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every other selfish being. Each is seeking and fully consecrated to his own interest and denying all rights but his own. Here is and must be war. There is no use in talking of putting away slavery or war from earth while selfishness is in it; for they both inhere in the very nature of selfishness; and every selfish being is an oppressor, a slaveholder, a tyrant, a warrior, a duelist, a pirate, and all that is implied in making war upon all beings. This is no railing accusation, but sober verity. The forms of war and of oppression may be modified indefinitely. The bloody sword may be sheathed. The manacle and the lash may be laid aside, and a more refined mode of oppression and of war may be carried on; but oppression and war must continue under some form so long as selfishness continues. It is impossible that it should not. Nor will the more refined and specious, and if you please, baptized forms of oppression and war that may succeed those now practised involve less guilt and be less displeasing to God than the present. No indeed. As light increases and compels selfishness to lay aside the sword and bury the manacle and the whip and profess the religion of Christ the guilt of selfishness increases every moment. The former manifestation is changed, compelled by increasing light and advancing civilization and christianization. Oppression and war, although so much changed in form are not at all abandoned in fact. Nay, they are only strengthened by increasing light. Nor can it be told or so much as rationally conjectured whether the more refined modifications of oppression and war that may succeed, will upon the whole be a real benefit to mankind. Guilt will certainly increase as light increases. Sin abounds and becomes exceeding sinful just in proportion as the light of truth is poured upon the selfish mind; and whether it is a real good to promote mere outward reform without reforming the heart, who can tell? The fact is selfishness must be done away; the ax must be laid at the root of the tree. It is a mistaken zeal that wastes its energies in merely modifying the forms in which selfishness manifests itself in changing the modes of oppression and war and bringing about mere refinements in sin. I can not for my life respect in myself or in others such efforts. What do they amount to after all but to whitewash and baptize a sinner and gather about him a delusion deep as death and send him by the shortest way to hell? All such efforts remind me of an affirmation I once heard a preacher make, namely, "that selfrighteousness is good so far as it goes, but is like a coat without sleeves."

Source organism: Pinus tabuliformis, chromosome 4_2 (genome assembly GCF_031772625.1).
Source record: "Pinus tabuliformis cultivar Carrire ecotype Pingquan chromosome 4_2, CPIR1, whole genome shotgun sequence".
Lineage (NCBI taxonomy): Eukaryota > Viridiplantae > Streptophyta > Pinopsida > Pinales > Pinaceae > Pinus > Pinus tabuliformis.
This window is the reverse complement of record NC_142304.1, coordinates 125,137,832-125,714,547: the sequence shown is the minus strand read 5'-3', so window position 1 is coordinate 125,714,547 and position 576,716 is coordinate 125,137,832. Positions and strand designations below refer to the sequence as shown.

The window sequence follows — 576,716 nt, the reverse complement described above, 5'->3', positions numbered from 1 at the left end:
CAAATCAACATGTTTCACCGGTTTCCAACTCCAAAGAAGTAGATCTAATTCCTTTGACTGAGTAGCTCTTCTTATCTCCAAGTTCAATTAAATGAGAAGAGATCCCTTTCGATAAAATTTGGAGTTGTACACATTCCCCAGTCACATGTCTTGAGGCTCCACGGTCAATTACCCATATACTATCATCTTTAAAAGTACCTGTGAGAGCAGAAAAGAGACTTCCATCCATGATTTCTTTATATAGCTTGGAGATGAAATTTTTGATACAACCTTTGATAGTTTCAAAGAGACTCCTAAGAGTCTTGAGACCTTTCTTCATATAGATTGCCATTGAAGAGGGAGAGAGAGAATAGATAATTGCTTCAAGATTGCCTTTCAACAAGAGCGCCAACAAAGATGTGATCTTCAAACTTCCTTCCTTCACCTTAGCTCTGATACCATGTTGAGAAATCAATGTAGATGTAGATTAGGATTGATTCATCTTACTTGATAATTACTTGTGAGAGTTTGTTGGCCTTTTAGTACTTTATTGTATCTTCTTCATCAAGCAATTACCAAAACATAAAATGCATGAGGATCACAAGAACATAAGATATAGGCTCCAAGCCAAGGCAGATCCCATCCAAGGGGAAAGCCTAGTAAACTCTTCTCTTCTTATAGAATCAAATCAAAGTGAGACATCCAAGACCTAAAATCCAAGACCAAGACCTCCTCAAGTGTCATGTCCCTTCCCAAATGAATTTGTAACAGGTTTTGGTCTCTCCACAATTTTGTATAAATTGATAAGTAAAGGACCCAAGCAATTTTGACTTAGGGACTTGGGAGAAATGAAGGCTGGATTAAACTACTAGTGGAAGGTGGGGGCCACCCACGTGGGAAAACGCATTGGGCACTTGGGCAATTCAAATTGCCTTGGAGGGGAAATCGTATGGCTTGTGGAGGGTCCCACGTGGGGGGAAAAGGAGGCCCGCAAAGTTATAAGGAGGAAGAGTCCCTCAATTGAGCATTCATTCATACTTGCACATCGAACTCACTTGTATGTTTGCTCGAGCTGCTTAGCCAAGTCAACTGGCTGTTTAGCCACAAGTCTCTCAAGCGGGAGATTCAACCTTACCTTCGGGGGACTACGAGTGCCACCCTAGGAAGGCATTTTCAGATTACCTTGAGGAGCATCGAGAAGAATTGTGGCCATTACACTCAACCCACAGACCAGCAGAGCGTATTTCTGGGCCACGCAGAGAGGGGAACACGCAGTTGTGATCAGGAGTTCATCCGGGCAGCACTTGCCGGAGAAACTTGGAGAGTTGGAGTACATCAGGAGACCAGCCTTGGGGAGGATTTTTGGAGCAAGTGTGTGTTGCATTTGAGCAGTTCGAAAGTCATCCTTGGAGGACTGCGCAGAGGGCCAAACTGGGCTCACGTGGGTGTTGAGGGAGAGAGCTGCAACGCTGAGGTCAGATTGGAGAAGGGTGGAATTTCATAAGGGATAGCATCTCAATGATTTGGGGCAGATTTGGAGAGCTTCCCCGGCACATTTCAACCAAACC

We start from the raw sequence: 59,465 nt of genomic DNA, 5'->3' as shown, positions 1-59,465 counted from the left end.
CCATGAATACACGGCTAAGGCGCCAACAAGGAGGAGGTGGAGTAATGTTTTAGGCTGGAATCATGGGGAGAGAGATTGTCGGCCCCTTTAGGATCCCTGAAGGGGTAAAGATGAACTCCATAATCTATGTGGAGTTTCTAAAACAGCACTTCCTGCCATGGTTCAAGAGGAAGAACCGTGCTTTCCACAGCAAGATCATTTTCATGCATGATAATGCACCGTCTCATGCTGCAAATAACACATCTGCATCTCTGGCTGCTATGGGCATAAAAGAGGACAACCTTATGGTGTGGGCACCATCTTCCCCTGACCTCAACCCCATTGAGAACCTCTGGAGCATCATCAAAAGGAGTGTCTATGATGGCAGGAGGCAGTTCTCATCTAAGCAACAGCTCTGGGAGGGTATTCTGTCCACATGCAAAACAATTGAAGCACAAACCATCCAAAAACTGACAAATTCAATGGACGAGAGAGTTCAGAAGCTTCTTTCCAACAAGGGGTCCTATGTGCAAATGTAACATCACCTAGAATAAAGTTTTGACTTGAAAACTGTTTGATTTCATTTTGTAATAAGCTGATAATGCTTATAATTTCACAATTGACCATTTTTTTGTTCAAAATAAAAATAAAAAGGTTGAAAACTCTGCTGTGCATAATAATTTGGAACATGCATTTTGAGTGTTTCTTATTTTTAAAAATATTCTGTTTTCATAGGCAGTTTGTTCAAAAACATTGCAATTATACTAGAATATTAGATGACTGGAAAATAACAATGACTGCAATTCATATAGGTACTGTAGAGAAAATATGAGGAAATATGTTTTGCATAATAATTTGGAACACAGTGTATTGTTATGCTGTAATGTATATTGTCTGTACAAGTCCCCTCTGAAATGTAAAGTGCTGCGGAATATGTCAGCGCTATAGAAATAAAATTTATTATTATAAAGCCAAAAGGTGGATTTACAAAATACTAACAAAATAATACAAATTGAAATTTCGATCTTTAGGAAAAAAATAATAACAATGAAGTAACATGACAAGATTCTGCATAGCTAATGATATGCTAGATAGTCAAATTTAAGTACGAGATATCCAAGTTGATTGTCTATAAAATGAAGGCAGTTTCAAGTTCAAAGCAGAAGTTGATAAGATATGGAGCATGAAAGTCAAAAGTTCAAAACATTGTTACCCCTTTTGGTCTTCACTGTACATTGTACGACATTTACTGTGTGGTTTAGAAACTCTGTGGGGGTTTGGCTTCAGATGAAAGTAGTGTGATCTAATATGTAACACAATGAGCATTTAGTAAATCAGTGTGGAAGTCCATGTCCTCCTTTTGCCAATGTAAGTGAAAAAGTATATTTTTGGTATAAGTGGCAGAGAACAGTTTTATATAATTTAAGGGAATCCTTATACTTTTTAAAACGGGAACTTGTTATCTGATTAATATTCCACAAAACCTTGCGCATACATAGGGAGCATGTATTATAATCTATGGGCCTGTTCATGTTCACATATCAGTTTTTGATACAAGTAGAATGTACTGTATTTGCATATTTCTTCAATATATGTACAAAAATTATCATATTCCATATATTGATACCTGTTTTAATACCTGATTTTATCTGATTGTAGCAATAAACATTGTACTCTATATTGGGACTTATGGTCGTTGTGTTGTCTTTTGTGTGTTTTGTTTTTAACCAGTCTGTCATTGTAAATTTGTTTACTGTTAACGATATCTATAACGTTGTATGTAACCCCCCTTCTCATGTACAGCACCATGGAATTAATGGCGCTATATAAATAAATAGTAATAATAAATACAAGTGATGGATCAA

Many seem to think that to bring about mere outward reform is a good so far as it goes. But it is no real good unless true virtue and happiness be gained. Unless selfishness be put away it is no positive good. Whether, then, outward reforms will prove to be the less of two evils, who can tell? Do you ask, then, what shall we do? Shall we do nothing, but let things go on as they are? I answer, no, by no means. Do, if possible, ten times more than ever to put away these and all the evils that are under the sun. But aim at the annihilation of selfishness, and when you succeed in reforming the heart, the life can not but be reformed. Put away selfishness, and oppression and war are no more. But engage in bringing about any other reform, and you are but building dams of sand. Selfishness will force for itself a channel; and who can say that its desolations may not be more fearful and calamitous in this new modification than before? Attempting to reform selfishness and teach it better manners, is like daming up the waters of the Mississippi. It will only surely overflow its banks, and change its channel, and carry devastation and death in its course. I am aware that many will regard this as heresy. But God seeth not as man seeth. Man looketh on the outward appearance, but God looketh on the heart. All the wars and filthiness of heathenism God winks at as comparatively a light thing when put into the scale. against the most refined form of intelligent but heartless Christianity that ever existed.